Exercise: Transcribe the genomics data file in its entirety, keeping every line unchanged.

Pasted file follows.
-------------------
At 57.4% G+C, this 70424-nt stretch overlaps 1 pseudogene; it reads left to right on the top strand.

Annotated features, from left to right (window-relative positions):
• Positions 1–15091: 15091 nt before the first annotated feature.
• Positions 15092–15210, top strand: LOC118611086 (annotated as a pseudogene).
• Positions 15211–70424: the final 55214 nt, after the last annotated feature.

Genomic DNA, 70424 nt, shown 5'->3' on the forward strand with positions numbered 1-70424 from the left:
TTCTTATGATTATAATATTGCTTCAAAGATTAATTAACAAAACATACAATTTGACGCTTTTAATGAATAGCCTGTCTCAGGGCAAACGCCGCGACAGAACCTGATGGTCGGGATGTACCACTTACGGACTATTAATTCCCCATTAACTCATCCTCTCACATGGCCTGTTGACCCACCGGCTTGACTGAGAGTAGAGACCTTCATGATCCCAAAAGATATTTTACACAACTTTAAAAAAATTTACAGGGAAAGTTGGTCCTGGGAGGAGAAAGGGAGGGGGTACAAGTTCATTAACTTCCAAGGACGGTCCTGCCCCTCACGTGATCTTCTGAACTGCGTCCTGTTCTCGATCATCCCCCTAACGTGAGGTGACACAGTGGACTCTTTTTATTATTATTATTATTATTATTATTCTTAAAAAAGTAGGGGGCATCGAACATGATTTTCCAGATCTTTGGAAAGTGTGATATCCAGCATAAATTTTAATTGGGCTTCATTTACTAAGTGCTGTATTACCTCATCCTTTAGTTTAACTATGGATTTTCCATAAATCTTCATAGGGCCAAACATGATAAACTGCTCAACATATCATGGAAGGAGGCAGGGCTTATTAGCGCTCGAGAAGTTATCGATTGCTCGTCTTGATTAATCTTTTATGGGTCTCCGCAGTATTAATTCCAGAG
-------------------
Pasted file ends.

At 57.4% G+C, this 70424-nt stretch overlaps 1 pseudogene; it reads left to right on the top strand.

Annotated features, from left to right (window-relative positions):
• Positions 1–15091: 15091 nt before the first annotated feature.
• Positions 15092–15210, top strand: LOC118611086 (annotated as a pseudogene).
• Positions 15211–70424: the final 55214 nt, after the last annotated feature.

Genomic DNA, 70424 nt, shown 5'->3' on the forward strand with positions numbered 1-70424 from the left:
TTCTTATGATTATAATATTGCTTCAAAGATTAATTAACAAAACATACAATTTGACGCTTTTAATGAATAGCCTGTCTCAGGGCAAACGCCGCGACAGAACCTGATGGTCGGGATGTACCACTTACGGACTATTAATTCCCCATTAACTCATCCTCTCACATGGCCTGTTGACCCACCGGCTTGACTGAGAGTAGAGACCTTCATGATCCCAAAAGATATTTTACACAACTTTAAAAAAATTTACAGGGAAAGTTGGTCCTGGGAGGAGAAAGGGAGGGGGTACAAGTTCATTAACTTCCAAGGACGGTCCTGCCCCTCACGTGATCTTCTGAACTGCGTCCTGTTCTCGATCATCCCCCTAACGTGAGGTGACACAGTGGACTCTTTTTATTATTATTATTATTATTATTATTCTTAAAAAAGTAGGGGGCATCGAACATGATTTTCCAGATCTTTGGAAAGTGTGATATCCAGCATAAATTTTAATTGGGCTTCATTTACTAAGTGCTGTATTACCTCATCCTTTAGTTTAACTATGGATTTTCCATAAATCTTCATAGGGCCAAACATGATAAACTGCTCAACATATCATGGAAGGAGGCAGGGCTTATTAGCGCTCGAGAAGTTATCGATTGCTCGTCTTGATTAATCTTTTATGGGTCTCCGCAGTATTAATTCCAGAG